This is where you and I can make a big difference. But, we cannot blink.
We must fervently voice our resolve and courage through an outpouring of compassion. We must not fear, but rather embrace the Syrian refugees. They're also victims of ISIS, but have lost everything. By doing the right thing in the name of humanity, we'll also win the PR and social media war, disproving ISIS's claims about us.
If you're afraid there will be a few bad apples among those Syrian refugees, you'd be right. They're in any given population -- at your school, in your workplace, and your apartment complex. But that doesn't mean that they're agents of ISIS. And for those who are, we can out-geek them.
In the end, doing the right thing always wins out over being a coward. Now's the time to shed our cloak of fear and flood the digital universe -- Facebook, Twitter, LinkedIn, Instagram, Snapchat, YouTube, Periscope and every available web site and blog -- with support for all of ISIS's targets, whether Western or not. Do it online and do it in practice. Invite refugees into our communities, learn about their culture, show them the promise of the U.S.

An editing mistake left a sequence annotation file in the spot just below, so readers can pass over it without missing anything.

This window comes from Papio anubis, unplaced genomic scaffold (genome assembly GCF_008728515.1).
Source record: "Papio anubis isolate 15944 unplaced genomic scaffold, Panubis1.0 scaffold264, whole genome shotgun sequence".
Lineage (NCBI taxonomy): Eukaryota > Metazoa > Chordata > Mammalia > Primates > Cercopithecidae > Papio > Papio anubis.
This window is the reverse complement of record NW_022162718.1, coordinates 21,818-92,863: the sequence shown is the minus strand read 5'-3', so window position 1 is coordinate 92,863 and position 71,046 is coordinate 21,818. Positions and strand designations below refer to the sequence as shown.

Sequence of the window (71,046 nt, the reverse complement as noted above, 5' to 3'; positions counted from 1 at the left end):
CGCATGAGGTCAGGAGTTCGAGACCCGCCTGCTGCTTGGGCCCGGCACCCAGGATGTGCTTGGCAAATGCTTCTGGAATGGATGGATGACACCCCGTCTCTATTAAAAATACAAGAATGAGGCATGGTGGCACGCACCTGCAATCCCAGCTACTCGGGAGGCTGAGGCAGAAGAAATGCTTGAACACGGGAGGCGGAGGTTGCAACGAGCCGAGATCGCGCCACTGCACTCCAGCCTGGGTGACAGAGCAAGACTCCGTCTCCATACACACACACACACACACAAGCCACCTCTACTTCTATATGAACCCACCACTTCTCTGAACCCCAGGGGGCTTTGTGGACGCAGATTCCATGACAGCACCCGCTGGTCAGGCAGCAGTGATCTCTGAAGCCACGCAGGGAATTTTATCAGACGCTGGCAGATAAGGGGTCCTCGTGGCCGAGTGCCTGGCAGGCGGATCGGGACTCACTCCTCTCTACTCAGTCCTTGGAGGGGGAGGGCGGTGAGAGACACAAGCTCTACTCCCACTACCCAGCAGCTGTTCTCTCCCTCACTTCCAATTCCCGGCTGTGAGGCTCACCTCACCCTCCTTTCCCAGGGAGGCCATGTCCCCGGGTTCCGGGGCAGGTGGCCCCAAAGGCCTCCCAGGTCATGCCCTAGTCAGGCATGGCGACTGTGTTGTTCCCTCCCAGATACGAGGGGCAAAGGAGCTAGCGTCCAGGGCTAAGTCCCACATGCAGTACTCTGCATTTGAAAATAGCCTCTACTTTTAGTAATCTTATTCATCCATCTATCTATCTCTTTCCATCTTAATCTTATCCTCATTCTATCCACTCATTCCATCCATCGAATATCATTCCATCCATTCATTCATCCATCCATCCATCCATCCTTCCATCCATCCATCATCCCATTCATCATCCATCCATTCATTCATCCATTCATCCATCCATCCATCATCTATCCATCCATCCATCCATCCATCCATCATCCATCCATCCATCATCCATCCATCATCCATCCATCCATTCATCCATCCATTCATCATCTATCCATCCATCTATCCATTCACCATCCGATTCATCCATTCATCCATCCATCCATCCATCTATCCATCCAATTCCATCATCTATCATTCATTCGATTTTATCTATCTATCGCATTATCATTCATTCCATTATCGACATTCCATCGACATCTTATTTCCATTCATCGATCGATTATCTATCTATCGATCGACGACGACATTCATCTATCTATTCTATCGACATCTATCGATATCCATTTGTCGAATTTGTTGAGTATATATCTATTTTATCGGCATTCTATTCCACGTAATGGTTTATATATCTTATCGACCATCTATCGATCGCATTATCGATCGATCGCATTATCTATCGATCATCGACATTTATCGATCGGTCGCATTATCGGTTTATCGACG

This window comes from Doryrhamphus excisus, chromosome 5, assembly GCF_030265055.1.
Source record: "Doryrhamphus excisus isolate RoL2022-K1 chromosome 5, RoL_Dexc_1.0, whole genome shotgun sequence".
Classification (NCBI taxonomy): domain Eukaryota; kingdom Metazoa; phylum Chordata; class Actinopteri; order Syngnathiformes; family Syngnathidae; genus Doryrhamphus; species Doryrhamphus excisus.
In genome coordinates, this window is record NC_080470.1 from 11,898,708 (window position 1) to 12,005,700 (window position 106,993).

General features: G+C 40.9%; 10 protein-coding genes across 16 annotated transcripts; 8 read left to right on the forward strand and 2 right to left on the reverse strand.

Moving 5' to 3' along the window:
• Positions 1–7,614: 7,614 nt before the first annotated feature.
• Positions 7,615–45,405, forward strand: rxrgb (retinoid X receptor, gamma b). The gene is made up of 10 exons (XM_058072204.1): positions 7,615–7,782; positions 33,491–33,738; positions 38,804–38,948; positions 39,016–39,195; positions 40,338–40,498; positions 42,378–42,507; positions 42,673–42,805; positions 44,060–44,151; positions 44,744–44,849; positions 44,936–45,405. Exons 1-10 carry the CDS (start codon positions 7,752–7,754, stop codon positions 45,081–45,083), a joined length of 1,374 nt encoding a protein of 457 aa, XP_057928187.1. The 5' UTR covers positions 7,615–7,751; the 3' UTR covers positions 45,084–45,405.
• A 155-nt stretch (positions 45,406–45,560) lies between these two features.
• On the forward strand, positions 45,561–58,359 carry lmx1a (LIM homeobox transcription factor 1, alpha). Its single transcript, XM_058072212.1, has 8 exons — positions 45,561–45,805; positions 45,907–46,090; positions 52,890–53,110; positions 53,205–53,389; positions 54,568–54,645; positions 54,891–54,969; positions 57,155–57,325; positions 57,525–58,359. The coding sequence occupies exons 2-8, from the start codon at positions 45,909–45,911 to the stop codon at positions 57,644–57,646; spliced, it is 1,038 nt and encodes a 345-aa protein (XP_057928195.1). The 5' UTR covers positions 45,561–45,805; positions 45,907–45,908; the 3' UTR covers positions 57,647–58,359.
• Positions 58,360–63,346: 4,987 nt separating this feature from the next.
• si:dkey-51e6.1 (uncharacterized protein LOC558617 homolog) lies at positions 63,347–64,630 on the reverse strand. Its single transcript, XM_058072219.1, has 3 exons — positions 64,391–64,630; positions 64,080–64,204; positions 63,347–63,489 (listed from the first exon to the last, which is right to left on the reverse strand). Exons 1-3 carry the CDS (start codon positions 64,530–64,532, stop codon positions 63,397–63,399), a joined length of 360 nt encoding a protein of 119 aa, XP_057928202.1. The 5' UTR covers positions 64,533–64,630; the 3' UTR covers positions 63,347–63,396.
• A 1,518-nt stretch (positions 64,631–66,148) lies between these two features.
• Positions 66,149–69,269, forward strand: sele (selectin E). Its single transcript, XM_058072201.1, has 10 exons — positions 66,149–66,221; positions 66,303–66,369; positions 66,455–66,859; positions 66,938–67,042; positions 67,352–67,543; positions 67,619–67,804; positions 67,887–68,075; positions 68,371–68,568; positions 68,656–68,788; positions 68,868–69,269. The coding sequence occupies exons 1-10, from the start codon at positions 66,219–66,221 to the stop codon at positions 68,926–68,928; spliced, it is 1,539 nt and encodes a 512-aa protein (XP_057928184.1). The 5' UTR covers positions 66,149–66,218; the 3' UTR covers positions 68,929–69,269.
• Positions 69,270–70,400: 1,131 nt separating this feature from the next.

By being fearless and compassionate, we can snuff out the power of terrorism over us. The greatest humiliation for ISIS is if we are undaunted and are we are a vocal digital majority. If we can do it for Marriage Equality, we can do it against ISIS. The movement could be #Fearless #EnemyofmyEnemy #Dauntless #GoodPrevails #DigitalLove #ISISLoses or whatever you want to call it. Just show ISIS that you're unassailable.
Anne Zeiser is a critically-acclaimed transmedia and social impact producer and media strategist. She's stewarded films and iconic series for PBS, produced news for CBS, managed national brands for marketing firms, and founded Azure Media, which develops transmedia projects on air, online, and on the go that fuel social impact in communities, in schools, and in capitals. With media partners from PBS and the BBC to Miramax and Sikelia Productions, Zeiser has successfully launched and marketed film studios and media organizations, feature and documentary films, television series and specials, mobile games and apps, and online video and media communities. She's the author of Transmedia Marketing: From Film and TV to Games and Digital Media from Focal Press' American Film Market® Presents book series.